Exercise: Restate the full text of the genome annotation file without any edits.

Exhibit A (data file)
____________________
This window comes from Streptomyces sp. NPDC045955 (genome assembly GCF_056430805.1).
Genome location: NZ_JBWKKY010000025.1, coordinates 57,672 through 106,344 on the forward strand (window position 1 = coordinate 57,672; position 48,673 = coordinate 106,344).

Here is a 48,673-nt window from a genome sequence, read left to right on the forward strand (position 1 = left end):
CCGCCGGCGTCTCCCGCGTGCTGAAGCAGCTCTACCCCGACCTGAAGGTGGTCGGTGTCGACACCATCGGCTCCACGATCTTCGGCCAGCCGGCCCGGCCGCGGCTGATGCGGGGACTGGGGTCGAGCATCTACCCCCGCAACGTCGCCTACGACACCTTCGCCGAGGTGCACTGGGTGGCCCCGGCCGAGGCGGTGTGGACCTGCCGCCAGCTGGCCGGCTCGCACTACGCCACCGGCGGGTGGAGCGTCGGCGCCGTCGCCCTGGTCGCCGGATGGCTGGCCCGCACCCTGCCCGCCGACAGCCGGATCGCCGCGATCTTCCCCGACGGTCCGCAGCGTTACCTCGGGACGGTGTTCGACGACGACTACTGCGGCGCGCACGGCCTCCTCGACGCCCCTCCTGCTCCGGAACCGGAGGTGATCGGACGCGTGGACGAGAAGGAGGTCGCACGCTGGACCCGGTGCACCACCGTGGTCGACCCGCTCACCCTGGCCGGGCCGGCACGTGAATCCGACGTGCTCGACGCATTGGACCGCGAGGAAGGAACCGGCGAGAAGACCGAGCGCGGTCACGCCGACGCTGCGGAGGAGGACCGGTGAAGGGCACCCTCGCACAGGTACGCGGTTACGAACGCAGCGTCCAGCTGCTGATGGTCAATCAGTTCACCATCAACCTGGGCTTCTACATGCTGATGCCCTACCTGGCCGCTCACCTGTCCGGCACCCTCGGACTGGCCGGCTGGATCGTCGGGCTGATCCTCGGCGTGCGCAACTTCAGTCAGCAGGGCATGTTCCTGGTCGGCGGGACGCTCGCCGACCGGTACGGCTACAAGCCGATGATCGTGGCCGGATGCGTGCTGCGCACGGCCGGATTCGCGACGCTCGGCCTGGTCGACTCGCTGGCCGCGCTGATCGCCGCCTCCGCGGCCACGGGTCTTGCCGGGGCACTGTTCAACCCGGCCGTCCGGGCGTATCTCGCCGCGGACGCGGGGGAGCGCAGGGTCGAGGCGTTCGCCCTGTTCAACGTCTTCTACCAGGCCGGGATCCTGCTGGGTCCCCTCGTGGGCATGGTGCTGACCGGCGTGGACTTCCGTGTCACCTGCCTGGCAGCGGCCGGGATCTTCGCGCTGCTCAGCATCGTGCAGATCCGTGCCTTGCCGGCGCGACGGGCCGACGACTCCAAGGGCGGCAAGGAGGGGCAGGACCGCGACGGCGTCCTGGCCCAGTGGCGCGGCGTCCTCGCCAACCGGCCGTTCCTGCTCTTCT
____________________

This window comes from Streptomyces sp. NPDC045955 (genome assembly GCF_056430805.1).
Genome location: NZ_JBWKKY010000025.1, coordinates 57,672 through 106,344 on the forward strand (window position 1 = coordinate 57,672; position 48,673 = coordinate 106,344).

Here is a 48,673-nt window from a genome sequence, read left to right on the forward strand (position 1 = left end):
CCGCCGGCGTCTCCCGCGTGCTGAAGCAGCTCTACCCCGACCTGAAGGTGGTCGGTGTCGACACCATCGGCTCCACGATCTTCGGCCAGCCGGCCCGGCCGCGGCTGATGCGGGGACTGGGGTCGAGCATCTACCCCCGCAACGTCGCCTACGACACCTTCGCCGAGGTGCACTGGGTGGCCCCGGCCGAGGCGGTGTGGACCTGCCGCCAGCTGGCCGGCTCGCACTACGCCACCGGCGGGTGGAGCGTCGGCGCCGTCGCCCTGGTCGCCGGATGGCTGGCCCGCACCCTGCCCGCCGACAGCCGGATCGCCGCGATCTTCCCCGACGGTCCGCAGCGTTACCTCGGGACGGTGTTCGACGACGACTACTGCGGCGCGCACGGCCTCCTCGACGCCCCTCCTGCTCCGGAACCGGAGGTGATCGGACGCGTGGACGAGAAGGAGGTCGCACGCTGGACCCGGTGCACCACCGTGGTCGACCCGCTCACCCTGGCCGGGCCGGCACGTGAATCCGACGTGCTCGACGCATTGGACCGCGAGGAAGGAACCGGCGAGAAGACCGAGCGCGGTCACGCCGACGCTGCGGAGGAGGACCGGTGAAGGGCACCCTCGCACAGGTACGCGGTTACGAACGCAGCGTCCAGCTGCTGATGGTCAATCAGTTCACCATCAACCTGGGCTTCTACATGCTGATGCCCTACCTGGCCGCTCACCTGTCCGGCACCCTCGGACTGGCCGGCTGGATCGTCGGGCTGATCCTCGGCGTGCGCAACTTCAGTCAGCAGGGCATGTTCCTGGTCGGCGGGACGCTCGCCGACCGGTACGGCTACAAGCCGATGATCGTGGCCGGATGCGTGCTGCGCACGGCCGGATTCGCGACGCTCGGCCTGGTCGACTCGCTGGCCGCGCTGATCGCCGCCTCCGCGGCCACGGGTCTTGCCGGGGCACTGTTCAACCCGGCCGTCCGGGCGTATCTCGCCGCGGACGCGGGGGAGCGCAGGGTCGAGGCGTTCGCCCTGTTCAACGTCTTCTACCAGGCCGGGATCCTGCTGGGTCCCCTCGTGGGCATGGTGCTGACCGGCGTGGACTTCCGTGTCACCTGCCTGGCAGCGGCCGGGATCTTCGCGCTGCTCAGCATCGTGCAGATCCGTGCCTTGCCGGCGCGACGGGCCGACGACTCCAAGGGCGGCAAGGAGGGGCAGGACCGCGACGGCGTCCTGGCCCAGTGGCGCGGCGTCCTCGCCAACCGGCCGTTCCTGCTCTTCT